This is expected in a book with such themes, of course. Rejection is rarely ever fun, and while Molly (and the rest of the cast) doesn’t feel nearly as well developed as anyone in Simon, you do end up warming up to her – which works as proof of Albertalli’s writing skills. Rather than lift you up all the way, this novel manages to get you down at times, or at least it managed to get me down. Then again, I have anxiety issues and could relate to most of what was going on there – even when I haven’t been a teenager in just over a decade. But let’s be real here, isn’t rejection and the fear of losing your friends or family as time goes on and they move on to create their own families a universal theme?

Another thing that bears mentioning about this book is the huge, at times improbable-looking amount of diversity. As with Simon, Albertalli has filled her own little area of DC with colorful characters of different religions, races, sexual orientations, sizes, and species.

Well, maybe not species.

I can sense some species-ism going on here.

Back to the diversity, I love the representation although I did find it a bit difficult to believe at times – particularly due to the sheer amount of LGBT characters involved. Molly’s parents are two lesbians (father was a donor, so she doesn’t know him,) her sister is a lesbian, her love interest’s parents are also lesbians, there are a couple gay couples thrown around, and absolutely everyone around her throws a party when the SCOTUS declares gay marriage legal.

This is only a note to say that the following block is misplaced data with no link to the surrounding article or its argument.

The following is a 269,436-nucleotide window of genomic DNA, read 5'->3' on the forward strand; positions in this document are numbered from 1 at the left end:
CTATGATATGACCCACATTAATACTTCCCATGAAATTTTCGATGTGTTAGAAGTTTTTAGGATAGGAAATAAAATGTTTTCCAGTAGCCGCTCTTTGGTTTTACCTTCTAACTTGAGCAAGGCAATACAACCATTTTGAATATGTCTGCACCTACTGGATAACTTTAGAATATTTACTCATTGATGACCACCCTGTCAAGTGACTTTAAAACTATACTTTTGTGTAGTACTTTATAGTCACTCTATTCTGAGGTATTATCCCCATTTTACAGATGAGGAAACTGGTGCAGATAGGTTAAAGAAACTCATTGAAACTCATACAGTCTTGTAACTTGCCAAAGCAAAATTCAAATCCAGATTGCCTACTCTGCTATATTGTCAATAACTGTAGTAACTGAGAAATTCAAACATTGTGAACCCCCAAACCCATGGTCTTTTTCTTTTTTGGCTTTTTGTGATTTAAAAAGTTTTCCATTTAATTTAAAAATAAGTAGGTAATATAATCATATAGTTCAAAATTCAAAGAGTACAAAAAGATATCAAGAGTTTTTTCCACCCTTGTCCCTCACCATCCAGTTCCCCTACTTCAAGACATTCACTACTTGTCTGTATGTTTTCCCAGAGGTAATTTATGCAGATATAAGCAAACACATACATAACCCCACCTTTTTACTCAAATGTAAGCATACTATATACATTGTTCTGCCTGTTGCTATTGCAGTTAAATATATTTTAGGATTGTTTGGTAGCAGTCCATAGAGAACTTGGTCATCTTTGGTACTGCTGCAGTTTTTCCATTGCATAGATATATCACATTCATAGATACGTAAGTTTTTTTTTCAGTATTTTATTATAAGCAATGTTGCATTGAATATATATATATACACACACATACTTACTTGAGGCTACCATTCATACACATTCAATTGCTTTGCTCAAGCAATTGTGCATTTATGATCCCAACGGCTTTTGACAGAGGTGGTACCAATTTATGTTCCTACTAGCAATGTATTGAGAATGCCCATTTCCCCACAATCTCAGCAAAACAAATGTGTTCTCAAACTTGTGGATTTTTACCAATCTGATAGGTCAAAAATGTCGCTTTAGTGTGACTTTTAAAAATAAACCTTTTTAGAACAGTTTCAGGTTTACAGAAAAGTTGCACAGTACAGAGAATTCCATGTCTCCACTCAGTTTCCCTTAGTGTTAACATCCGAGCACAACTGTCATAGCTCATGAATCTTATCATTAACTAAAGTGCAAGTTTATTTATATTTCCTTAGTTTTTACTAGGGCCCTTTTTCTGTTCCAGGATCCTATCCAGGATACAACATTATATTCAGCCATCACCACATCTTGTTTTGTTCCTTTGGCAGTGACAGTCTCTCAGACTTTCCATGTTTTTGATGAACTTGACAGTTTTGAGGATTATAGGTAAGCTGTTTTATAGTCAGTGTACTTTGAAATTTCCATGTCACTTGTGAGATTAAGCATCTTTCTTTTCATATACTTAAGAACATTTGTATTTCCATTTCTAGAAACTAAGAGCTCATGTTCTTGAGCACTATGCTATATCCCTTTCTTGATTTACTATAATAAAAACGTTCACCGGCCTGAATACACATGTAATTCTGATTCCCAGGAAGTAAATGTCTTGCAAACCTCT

Oh yes, that’s an actual plot point. Possibly the most annoying one, because while a clear attempt to ground the book on real-life US and politics it felt forced. The chapter centered on it was, to be honest, one of the most boring parts of the book for me. Not that it damages the novel; the whole reference just felt somewhat tacked on to advance the plot even when it wasn’t necessary.

Anyway, my point about representation is…

This is a very idealistic, at times difficult to believe niche of the woods Albertalli is writing in.

I’m all for representation, but I couldn’t help but wonder what the chances were of these things happening with these people, particularly regarding their sexual orientation. I guess the cast could be a result of Molly being, you know, the child of lesbian mothers and therefore involved in the LGBT community since she was in the womb. Still, plot points around it – like her love interest casually also being the Jewish child of lesbian mothers – pushed my suspension of disbelief at times.

As a closing comment, I really liked this book. I loved its writing, its themes and, while at times feeling unlikely, its attempts at representation. It’s clear Albertalli is pushing for a world where all colors are the norm instead of just one and where everyone can feel safe and represented, and that’s something I can really get behind. I didn’t find this as enthralling as Simon Vs. The Homo-Sapiens Agenda, but then again there were several differences (themes, main character, general storyline) that made this story more difficult to connect with for me.

However, once I did, it was worth it.